October 04, 2019
Today, the Revolving Door Project joined civil society partners to call on President Trump to rescind his Executive Order on Evaluating and Improving the Utility of Federal Advisory Committees. This recent Trump executive order calls for the elimination of one-third of existing Federal Advisory Committees (FAC) that are not statutorily mandated. The Order claims to offer a remedy for a problem — bloat in the FAC system — that does not exist. It does identify an actual problem for corporate America, though — more input from civil society can indeed dilute corporate influence in the workings of the executive branch. The order is, therefore, nothing more than the latest in this administration’s string of attacks on independent expertise and the public interest.
Government agencies have long sought outside expertise on specific policy matters. In 1972 the Federal Advisory Committee Act (FACA) sought to standardize this process as well as ensure its transparency through publication guidelines and open meeting rules. The thousands of Federal Advisory Committees (FAC) that have been convened since that time have offered a means by which experts and stakeholders can weigh in on federal programs and policies.
This role has only grown in importance as corporate actors have come to dominate the regulatory process. FACs, by elevating scientific expertise and the perspectives of oft-marginalized stakeholders, offer a countervailing force to incessant corporate lobbying throughout the rulemaking and review processes.
Of course, FACs have not always functioned as designed. Administrations, including this one, have attempted to corrupt the advisory process by stacking FACs with industry lobbyists, cast as public interest stakeholders. FACs have also employed loopholes to avoid transparency requirements, thereby undermining their design. These are consequential subversions of FACs’ purpose and are deserving of attention. Along the campaign trail, many 2020 presidential candidates are pledging to wrest control of government out of the hands of corporate interests; pledging to strengthen and safeguard FACs once in office would be a tangible commitment in that direction.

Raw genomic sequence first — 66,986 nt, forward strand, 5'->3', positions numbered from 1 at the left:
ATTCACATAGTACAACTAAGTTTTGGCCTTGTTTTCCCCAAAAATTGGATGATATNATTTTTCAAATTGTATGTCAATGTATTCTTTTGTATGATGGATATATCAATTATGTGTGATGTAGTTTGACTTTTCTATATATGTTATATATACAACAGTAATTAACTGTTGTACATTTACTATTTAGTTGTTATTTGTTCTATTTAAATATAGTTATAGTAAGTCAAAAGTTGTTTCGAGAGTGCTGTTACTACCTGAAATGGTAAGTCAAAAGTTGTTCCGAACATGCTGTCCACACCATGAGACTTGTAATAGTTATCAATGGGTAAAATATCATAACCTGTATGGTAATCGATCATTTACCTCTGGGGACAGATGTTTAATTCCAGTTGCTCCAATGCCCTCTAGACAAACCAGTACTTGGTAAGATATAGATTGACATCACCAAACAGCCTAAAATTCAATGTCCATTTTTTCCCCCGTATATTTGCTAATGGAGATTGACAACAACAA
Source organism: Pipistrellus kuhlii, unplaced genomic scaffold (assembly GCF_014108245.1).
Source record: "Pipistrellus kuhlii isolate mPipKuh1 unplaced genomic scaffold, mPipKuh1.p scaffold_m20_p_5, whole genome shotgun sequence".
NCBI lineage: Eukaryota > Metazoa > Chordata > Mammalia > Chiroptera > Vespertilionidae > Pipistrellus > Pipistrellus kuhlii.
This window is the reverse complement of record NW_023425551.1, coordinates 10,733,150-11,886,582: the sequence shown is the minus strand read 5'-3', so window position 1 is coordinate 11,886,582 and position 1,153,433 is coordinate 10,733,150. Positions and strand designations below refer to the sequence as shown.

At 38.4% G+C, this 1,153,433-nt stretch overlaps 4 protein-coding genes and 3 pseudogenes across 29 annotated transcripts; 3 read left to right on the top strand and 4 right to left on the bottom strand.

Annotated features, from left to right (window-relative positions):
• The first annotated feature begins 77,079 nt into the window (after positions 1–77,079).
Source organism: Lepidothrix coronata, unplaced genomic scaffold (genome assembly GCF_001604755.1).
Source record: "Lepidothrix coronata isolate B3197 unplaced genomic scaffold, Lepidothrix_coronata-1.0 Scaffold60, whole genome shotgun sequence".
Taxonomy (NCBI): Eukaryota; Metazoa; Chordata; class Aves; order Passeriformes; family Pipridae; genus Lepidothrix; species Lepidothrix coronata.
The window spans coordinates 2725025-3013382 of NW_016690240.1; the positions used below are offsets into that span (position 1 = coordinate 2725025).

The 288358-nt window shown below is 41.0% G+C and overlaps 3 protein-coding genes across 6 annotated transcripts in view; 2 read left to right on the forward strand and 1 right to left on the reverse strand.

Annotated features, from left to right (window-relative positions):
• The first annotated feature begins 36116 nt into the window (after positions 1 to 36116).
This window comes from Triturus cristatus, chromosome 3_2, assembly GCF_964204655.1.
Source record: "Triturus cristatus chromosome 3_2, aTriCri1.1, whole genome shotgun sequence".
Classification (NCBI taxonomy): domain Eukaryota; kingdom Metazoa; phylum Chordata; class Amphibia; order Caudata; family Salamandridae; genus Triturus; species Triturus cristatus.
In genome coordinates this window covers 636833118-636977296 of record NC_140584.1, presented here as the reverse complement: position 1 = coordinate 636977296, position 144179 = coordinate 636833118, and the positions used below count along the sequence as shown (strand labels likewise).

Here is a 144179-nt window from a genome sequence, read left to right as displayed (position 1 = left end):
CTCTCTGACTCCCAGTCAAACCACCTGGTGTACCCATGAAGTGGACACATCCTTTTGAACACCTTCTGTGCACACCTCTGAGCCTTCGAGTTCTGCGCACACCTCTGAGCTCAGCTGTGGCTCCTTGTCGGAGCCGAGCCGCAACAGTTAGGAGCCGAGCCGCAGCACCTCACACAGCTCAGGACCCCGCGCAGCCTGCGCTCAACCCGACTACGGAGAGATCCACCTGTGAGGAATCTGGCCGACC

Trump’s executive order, however, does nothing to address these real concerns that public interest advocates have raised over the years. Instead, it targets a largely made up problem: FAC bloat. Agencies regularly evaluate the continued utility of FACs that are not statutorily mandated and, at times, eliminate committees that are no longer necessary. Furthermore, even if you believed that these routine evaluations had not folded up all FACs that had outlived their usefulness, it is clear that a demand to cut one-third of FACs is baldly arbitrary and will inevitably result in the loss of valuable expertise.
This is not the first time that the Trump administration has used bureaucratic restructuring to attack scientific and civil servant expertise. For example, it is in the process of moving the US Department of Agriculture’s (USDA) Economic Research Service (ERS) and National Institute of Food and Agriculture (NIFA) out of Washington DC to Kansas City. It justified the move by citing lower costs and a desire to bring researchers closer to stakeholders. The practical, and plainly intended, effect, has been an exodus of experienced researchers administrators and delays in the release of important studies and the allocation of scientific funding. Trump’s latest executive order must be understood in the context of these other attacks.
In other words, this order is yet another thinly veiled effort to further tip the policymaking scales against the public interest in favor of corporate profit. Corporate lobbyists will continue to be able to have their perspectives heard, while experts and stakeholders will be shut out of the process even more severely than before. We join other groups in calling on Trump to rescind his executive order. We also, however, call on Congress to conduct oversight of this administration’s multi-front war on expertise and the public interest, including but not limited to this case.